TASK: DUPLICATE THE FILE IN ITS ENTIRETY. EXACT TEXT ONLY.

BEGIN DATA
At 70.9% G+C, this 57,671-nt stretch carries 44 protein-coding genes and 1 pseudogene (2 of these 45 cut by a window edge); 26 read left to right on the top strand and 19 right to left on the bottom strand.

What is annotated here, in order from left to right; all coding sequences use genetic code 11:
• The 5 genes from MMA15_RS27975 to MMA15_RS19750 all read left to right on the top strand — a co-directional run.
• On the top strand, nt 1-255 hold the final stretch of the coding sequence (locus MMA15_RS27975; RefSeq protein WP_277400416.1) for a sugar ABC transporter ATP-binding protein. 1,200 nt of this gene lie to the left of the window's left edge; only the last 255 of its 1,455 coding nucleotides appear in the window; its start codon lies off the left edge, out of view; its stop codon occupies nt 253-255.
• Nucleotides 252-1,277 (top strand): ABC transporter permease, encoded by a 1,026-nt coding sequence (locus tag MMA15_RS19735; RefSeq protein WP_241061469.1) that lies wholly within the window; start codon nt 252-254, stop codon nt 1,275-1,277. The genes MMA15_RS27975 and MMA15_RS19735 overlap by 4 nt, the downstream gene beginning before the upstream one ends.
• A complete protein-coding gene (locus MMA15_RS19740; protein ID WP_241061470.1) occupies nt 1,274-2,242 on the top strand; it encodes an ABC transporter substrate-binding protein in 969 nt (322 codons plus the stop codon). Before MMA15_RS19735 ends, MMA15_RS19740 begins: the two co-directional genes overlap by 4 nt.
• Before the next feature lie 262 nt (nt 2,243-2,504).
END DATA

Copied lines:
At 70.9% G+C, this 57,671-nt stretch carries 44 protein-coding genes and 1 pseudogene (2 of these 45 cut by a window edge); 26 read left to right on the top strand and 19 right to left on the bottom strand.

What is annotated here, in order from left to right; all coding sequences use genetic code 11:
• The 5 genes from MMA15_RS27975 to MMA15_RS19750 all read left to right on the top strand — a co-directional run.
• On the top strand, nt 1-255 hold the final stretch of the coding sequence (locus MMA15_RS27975; RefSeq protein WP_277400416.1) for a sugar ABC transporter ATP-binding protein. 1,200 nt of this gene lie to the left of the window's left edge; only the last 255 of its 1,455 coding nucleotides appear in the window; its start codon lies off the left edge, out of view; its stop codon occupies nt 253-255.
• Nucleotides 252-1,277 (top strand): ABC transporter permease, encoded by a 1,026-nt coding sequence (locus tag MMA15_RS19735; RefSeq protein WP_241061469.1) that lies wholly within the window; start codon nt 252-254, stop codon nt 1,275-1,277. The genes MMA15_RS27975 and MMA15_RS19735 overlap by 4 nt, the downstream gene beginning before the upstream one ends.
• A complete protein-coding gene (locus MMA15_RS19740; protein ID WP_241061470.1) occupies nt 1,274-2,242 on the top strand; it encodes an ABC transporter substrate-binding protein in 969 nt (322 codons plus the stop codon). Before MMA15_RS19735 ends, MMA15_RS19740 begins: the two co-directional genes overlap by 4 nt.
• Before the next feature lie 262 nt (nt 2,243-2,504).